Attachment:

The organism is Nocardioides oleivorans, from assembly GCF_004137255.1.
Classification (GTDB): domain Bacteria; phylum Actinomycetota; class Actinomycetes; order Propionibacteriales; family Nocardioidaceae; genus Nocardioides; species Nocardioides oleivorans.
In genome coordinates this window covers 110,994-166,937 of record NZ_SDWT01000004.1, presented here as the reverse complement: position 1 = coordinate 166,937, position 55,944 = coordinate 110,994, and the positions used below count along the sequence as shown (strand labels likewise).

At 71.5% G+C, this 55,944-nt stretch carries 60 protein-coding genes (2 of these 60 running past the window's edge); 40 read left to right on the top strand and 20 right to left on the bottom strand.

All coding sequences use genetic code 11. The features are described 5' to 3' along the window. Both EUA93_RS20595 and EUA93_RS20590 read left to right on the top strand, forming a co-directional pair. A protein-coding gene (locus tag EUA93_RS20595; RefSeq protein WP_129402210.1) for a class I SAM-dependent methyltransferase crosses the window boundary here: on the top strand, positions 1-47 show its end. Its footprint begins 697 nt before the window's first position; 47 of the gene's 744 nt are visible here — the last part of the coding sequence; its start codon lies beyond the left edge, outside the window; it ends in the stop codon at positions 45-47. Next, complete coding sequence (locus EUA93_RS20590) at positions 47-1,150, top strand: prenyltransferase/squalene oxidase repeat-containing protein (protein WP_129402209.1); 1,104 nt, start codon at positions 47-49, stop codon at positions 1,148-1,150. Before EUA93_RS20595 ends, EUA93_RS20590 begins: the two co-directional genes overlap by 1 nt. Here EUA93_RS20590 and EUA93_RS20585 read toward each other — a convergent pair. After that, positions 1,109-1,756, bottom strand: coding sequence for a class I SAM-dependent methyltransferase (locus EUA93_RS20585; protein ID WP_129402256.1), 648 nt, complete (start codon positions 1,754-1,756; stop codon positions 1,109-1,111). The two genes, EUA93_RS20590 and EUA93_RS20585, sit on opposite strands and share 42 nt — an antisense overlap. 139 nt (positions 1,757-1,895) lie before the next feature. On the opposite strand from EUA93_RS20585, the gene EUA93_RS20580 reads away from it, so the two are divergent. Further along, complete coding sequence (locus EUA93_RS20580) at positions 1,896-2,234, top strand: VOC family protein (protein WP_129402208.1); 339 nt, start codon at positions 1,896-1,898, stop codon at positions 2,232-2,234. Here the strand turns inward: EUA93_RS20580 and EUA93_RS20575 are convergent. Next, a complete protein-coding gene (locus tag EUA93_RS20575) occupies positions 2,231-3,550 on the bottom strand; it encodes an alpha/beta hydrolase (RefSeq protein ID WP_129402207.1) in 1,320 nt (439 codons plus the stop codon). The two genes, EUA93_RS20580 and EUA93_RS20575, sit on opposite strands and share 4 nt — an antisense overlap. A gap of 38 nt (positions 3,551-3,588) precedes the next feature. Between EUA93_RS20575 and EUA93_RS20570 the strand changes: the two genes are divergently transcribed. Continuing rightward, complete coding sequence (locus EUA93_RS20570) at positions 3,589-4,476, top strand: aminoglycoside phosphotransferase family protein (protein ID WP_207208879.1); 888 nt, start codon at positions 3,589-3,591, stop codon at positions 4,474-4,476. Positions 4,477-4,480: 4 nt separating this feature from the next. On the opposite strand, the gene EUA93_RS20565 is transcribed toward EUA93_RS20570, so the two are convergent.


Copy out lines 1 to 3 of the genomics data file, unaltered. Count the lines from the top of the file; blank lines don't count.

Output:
The organism is Nocardioides oleivorans, from assembly GCF_004137255.1.
Classification (GTDB): domain Bacteria; phylum Actinomycetota; class Actinomycetes; order Propionibacteriales; family Nocardioidaceae; genus Nocardioides; species Nocardioides oleivorans.
In genome coordinates this window covers 110,994-166,937 of record NZ_SDWT01000004.1, presented here as the reverse complement: position 1 = coordinate 166,937, position 55,944 = coordinate 110,994, and the positions used below count along the sequence as shown (strand labels likewise).